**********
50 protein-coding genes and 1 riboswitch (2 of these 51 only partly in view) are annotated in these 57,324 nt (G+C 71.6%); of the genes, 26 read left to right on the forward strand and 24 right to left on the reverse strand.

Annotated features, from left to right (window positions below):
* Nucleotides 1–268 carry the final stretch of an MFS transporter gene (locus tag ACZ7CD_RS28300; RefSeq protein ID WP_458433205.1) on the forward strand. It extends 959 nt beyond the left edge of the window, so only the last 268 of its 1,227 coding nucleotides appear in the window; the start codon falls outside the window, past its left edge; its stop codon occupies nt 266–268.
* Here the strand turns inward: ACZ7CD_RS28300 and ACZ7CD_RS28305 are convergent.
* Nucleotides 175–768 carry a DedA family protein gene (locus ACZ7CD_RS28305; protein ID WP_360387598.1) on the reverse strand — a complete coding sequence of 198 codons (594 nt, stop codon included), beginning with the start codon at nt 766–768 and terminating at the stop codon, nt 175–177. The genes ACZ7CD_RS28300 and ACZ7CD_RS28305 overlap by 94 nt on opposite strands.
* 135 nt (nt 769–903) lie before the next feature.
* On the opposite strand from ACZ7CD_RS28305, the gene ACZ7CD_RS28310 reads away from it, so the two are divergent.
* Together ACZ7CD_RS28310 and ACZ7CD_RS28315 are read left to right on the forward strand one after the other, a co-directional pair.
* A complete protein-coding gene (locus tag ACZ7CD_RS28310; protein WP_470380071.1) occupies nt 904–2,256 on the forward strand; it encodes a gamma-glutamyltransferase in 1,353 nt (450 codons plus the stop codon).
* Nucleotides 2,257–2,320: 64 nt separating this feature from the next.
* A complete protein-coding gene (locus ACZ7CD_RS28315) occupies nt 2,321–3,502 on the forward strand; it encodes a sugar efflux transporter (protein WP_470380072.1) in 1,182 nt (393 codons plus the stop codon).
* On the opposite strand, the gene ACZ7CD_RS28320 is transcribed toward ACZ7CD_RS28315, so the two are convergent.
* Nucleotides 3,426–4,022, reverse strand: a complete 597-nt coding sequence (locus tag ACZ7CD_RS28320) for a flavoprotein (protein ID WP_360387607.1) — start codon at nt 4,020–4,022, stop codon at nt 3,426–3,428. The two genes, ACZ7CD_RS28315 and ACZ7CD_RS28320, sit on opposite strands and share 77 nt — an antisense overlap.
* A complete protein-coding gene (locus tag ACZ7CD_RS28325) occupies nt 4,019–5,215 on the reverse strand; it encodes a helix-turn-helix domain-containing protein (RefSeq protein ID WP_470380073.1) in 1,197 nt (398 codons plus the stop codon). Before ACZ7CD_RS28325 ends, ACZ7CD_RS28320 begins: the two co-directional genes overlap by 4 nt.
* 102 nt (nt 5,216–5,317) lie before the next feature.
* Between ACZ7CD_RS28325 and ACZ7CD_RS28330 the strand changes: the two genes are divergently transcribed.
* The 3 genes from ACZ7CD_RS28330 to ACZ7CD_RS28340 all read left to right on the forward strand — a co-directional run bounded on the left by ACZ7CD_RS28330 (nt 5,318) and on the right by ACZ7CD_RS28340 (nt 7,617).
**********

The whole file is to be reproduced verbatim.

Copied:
50 protein-coding genes and 1 riboswitch (2 of these 51 only partly in view) are annotated in these 57,324 nt (G+C 71.6%); of the genes, 26 read left to right on the forward strand and 24 right to left on the reverse strand.

Annotated features, from left to right (window positions below):
* Nucleotides 1–268 carry the final stretch of an MFS transporter gene (locus tag ACZ7CD_RS28300; RefSeq protein ID WP_458433205.1) on the forward strand. It extends 959 nt beyond the left edge of the window, so only the last 268 of its 1,227 coding nucleotides appear in the window; the start codon falls outside the window, past its left edge; its stop codon occupies nt 266–268.
* Here the strand turns inward: ACZ7CD_RS28300 and ACZ7CD_RS28305 are convergent.
* Nucleotides 175–768 carry a DedA family protein gene (locus ACZ7CD_RS28305; protein ID WP_360387598.1) on the reverse strand — a complete coding sequence of 198 codons (594 nt, stop codon included), beginning with the start codon at nt 766–768 and terminating at the stop codon, nt 175–177. The genes ACZ7CD_RS28300 and ACZ7CD_RS28305 overlap by 94 nt on opposite strands.
* 135 nt (nt 769–903) lie before the next feature.
* On the opposite strand from ACZ7CD_RS28305, the gene ACZ7CD_RS28310 reads away from it, so the two are divergent.
* Together ACZ7CD_RS28310 and ACZ7CD_RS28315 are read left to right on the forward strand one after the other, a co-directional pair.
* A complete protein-coding gene (locus tag ACZ7CD_RS28310; protein WP_470380071.1) occupies nt 904–2,256 on the forward strand; it encodes a gamma-glutamyltransferase in 1,353 nt (450 codons plus the stop codon).
* Nucleotides 2,257–2,320: 64 nt separating this feature from the next.
* A complete protein-coding gene (locus ACZ7CD_RS28315) occupies nt 2,321–3,502 on the forward strand; it encodes a sugar efflux transporter (protein WP_470380072.1) in 1,182 nt (393 codons plus the stop codon).
* On the opposite strand, the gene ACZ7CD_RS28320 is transcribed toward ACZ7CD_RS28315, so the two are convergent.
* Nucleotides 3,426–4,022, reverse strand: a complete 597-nt coding sequence (locus tag ACZ7CD_RS28320) for a flavoprotein (protein ID WP_360387607.1) — start codon at nt 4,020–4,022, stop codon at nt 3,426–3,428. The two genes, ACZ7CD_RS28315 and ACZ7CD_RS28320, sit on opposite strands and share 77 nt — an antisense overlap.
* A complete protein-coding gene (locus tag ACZ7CD_RS28325) occupies nt 4,019–5,215 on the reverse strand; it encodes a helix-turn-helix domain-containing protein (RefSeq protein ID WP_470380073.1) in 1,197 nt (398 codons plus the stop codon). Before ACZ7CD_RS28325 ends, ACZ7CD_RS28320 begins: the two co-directional genes overlap by 4 nt.
* 102 nt (nt 5,216–5,317) lie before the next feature.
* Between ACZ7CD_RS28325 and ACZ7CD_RS28330 the strand changes: the two genes are divergently transcribed.
* The 3 genes from ACZ7CD_RS28330 to ACZ7CD_RS28340 all read left to right on the forward strand — a co-directional run bounded on the left by ACZ7CD_RS28330 (nt 5,318) and on the right by ACZ7CD_RS28340 (nt 7,617).